I read an article back in April about young people blogging about death. You can read my post here. The article chronicled Eva Markvoort, a Canadian, 25 year-old who had cystic fibrosis, and died in April from chronic rejection, while waiting for a second double lung transplant. She was an outspoken advocate in Canada for both cystic fibrosis and organ donation. And she was the subject of the documentary “65_RedRoses” (which as far as I can tell, is not available in the United States as of yet). She also authored a live journal/blog of the same name (which her parents continue to update).
I’m not sure what drew me back to her site. She had already passed away by the time I heard about her.
I spent the better part of a night watching the video of the memorial service for her. And crying. It was called “A Celebration of Love”, and that’s exactly what it was. If love could save lives, she would still be here, for she gave and received so much love in her short life. I didn’t know this person, but I felt like I did.
We can certainly learn lessons from this, and many of us with illness – especially those who have a pre-illness life – will agree that we live life differently now, because we are aware that time is short, finite, and uncertain. We have to be thankful for everyday we have, and all that we are able to experience with the time we have.
It makes me feel overwhelmed that I need to do something about this, that young people don’t keep getting taken away from us far too soon. In my own experience, I’ve seen this a few times, and it’s a few too many. Parents should not have to bury children.
Eva’s message was all about love. And she lived by the quote, “The greatest thing you’ll ever learn is just to love and be loved in return.” And not just romantic love. But also the love of family and friends.
My boyfriend’s grandfather passed away this week. Right now we are in New Jersey. I know that ugly family disputes can sometimes occur in these kinds of situations, but in this case, all that is left is love – the love that the surviving family has, and the love that the deceased person had for them.
My boyfriend’s brother is a Rabbi, and delivered a beautiful eulogy. It made me feel like I had known his grandfather personally, even though I unfortunately never got the chance to meet him.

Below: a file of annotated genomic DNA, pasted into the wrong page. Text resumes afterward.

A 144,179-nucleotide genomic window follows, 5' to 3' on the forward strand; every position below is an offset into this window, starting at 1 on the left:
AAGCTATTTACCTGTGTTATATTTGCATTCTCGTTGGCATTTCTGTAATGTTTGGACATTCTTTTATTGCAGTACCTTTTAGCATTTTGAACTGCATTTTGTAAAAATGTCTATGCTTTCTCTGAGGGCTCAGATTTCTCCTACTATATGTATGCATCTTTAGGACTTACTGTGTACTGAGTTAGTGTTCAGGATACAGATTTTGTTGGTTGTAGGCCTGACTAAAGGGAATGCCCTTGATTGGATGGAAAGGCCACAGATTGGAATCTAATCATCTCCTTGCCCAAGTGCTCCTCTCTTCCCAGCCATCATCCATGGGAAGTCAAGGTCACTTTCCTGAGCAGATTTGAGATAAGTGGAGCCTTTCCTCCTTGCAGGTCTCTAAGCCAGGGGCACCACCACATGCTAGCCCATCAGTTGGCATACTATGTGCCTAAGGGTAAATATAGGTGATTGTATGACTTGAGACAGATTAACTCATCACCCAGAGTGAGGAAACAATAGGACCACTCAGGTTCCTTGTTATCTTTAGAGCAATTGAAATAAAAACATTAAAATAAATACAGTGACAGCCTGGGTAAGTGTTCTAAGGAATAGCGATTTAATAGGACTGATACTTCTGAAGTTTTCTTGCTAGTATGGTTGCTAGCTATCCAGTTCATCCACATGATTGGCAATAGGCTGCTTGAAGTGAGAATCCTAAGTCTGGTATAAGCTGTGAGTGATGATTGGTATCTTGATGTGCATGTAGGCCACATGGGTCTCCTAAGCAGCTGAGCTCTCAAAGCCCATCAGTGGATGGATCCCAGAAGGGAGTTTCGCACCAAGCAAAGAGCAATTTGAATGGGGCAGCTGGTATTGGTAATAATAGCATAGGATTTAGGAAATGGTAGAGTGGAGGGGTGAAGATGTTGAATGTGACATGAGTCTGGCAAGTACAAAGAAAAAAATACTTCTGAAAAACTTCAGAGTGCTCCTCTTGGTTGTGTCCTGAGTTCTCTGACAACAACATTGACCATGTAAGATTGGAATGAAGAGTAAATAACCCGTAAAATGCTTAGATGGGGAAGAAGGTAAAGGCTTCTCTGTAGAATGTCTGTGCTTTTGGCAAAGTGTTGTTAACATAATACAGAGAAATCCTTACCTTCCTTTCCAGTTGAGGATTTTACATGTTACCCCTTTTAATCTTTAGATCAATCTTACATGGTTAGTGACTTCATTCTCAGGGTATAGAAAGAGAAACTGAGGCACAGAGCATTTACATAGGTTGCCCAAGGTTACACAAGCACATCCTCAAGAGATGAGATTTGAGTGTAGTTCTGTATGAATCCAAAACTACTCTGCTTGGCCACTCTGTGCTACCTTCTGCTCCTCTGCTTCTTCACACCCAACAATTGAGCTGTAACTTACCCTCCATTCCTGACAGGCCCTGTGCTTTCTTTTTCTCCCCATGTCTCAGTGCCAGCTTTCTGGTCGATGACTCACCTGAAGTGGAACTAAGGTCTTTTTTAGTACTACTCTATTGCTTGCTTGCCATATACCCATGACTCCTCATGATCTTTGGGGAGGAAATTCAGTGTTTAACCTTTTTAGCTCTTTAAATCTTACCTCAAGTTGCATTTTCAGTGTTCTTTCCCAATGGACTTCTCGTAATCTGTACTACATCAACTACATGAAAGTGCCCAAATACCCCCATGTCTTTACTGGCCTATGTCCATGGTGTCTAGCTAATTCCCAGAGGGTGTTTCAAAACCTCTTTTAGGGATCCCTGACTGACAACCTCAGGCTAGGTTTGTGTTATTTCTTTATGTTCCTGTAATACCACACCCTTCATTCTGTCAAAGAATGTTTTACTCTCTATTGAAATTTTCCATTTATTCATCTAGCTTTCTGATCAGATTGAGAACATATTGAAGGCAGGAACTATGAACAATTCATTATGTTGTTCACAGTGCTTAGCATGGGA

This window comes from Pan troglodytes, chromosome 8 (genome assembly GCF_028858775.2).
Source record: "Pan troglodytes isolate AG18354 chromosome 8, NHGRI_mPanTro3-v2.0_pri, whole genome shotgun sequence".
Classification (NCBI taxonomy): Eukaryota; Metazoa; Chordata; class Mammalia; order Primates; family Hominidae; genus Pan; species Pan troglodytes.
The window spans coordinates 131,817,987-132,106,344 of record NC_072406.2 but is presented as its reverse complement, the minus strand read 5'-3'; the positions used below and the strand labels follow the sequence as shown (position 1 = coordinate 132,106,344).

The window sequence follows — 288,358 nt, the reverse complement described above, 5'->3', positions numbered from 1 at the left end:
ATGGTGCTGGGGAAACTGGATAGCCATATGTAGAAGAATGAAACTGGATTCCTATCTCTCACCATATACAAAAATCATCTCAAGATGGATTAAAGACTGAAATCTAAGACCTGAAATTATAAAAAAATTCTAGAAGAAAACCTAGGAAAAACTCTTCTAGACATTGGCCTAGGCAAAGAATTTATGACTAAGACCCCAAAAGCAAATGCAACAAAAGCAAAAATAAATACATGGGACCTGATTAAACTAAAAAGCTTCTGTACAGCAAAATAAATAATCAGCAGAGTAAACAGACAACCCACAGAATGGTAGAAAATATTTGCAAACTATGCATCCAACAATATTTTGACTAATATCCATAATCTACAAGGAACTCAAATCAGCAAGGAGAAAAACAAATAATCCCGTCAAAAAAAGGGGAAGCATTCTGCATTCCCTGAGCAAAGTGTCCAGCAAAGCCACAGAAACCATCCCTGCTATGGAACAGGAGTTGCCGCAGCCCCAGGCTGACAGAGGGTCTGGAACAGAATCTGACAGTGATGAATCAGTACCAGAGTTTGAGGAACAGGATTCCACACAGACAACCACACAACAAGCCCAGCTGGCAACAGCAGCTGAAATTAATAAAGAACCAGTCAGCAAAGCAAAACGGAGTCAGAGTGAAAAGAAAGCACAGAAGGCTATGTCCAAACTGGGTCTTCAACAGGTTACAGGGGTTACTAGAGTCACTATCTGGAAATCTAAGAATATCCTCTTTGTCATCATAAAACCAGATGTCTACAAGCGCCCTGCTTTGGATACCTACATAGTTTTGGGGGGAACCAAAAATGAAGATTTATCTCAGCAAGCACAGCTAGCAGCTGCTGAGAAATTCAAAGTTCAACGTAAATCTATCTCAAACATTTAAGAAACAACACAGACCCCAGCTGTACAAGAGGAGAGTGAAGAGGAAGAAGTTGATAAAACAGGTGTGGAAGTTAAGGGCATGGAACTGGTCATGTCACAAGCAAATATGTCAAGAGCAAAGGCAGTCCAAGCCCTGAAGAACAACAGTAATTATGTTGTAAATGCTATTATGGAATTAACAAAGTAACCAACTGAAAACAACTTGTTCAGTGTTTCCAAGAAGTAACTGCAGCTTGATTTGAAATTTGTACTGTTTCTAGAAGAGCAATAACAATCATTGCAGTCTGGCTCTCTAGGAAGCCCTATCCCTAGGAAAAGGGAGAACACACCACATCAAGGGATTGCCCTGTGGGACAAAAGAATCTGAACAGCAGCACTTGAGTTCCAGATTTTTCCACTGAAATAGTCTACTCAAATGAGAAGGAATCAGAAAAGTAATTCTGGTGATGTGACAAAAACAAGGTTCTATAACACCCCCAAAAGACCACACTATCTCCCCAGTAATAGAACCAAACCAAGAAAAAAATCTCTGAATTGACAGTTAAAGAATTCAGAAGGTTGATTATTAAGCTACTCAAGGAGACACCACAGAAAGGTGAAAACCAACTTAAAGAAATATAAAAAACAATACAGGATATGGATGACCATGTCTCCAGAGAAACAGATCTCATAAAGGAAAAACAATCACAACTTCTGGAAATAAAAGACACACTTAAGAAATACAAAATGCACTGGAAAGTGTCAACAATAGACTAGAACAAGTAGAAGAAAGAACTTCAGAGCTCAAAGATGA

And as the date grows closer to celebrate the Bar Mitzvah of one of the children of my cousin who passed away last year, I find myself thinking about him. And I think of my cousin often. I have a picture of him on a dresser in my bedroom. I have not been to his gravesite. I will go at some point. Sometimes it’s hard to move on for reasons that are unknown.
As my cousin grew closer to death, he lost his faculties, and I believe, a core part of who he was, was lost along the way. I won’t speculate further, because I wasn’t privy to his last few months, but I know that it wasn’t a beautiful, celebratory experience. It was horrific, and no one should ever have to go through it.
So how do we make sense of the unfairness of life? How do we comprehend such bright lights being taken away from us? How do we attempt to live by example when they are no longer physically present to guide us?
And why do some of us find the need to make public something that is considered to be very private? This is not everyone’s cross to bear. Talking candidly about illness, death, and core beliefs is not something that everyone feels the need to share.
I recently finished reading “Promise Me” by Nancy G. Brinker, founder of the Susan G. Komen Foundation. Before Susan died, she implored Nancy to help other women with breast cancer. Nancy made a promise. It’s a true testament to sister’s love. (I won’t voice my qualms with the foundation here)
And that’s what I keep coming back to. Love…love…love...
If illness has taught me anything, it’s to live life out loud, to not hold anything back, because you never know what tomorrow is going to bring.
And I’m in love, more than I ever thought was possible. It is truly such an amazing gift.
In the end, love is all there is. Love given and love received. Pure, unadulterated love that isn’t apologized for or couched in lame platitudes.
I’m sure it’s different for someone who has been dealing with illness for their entire life, as opposed to someone who gets sick at some other time. But it doesn’t make losing them any easier.
I think the reason why these cases of young people getting sick and dying, like Randy Pausch (who I blogged about, and whose death touched me deeply despite the fact that I didn’t know him personally), captivate us because we secretly hope for the happy ending. We hope that a cure will be found or an organ will be procured before it is too late. Lately, I feel myself immersed in these kinds of stories.
And I have to wonder…
Did Eva get her happy ending? I sincerely hope she did.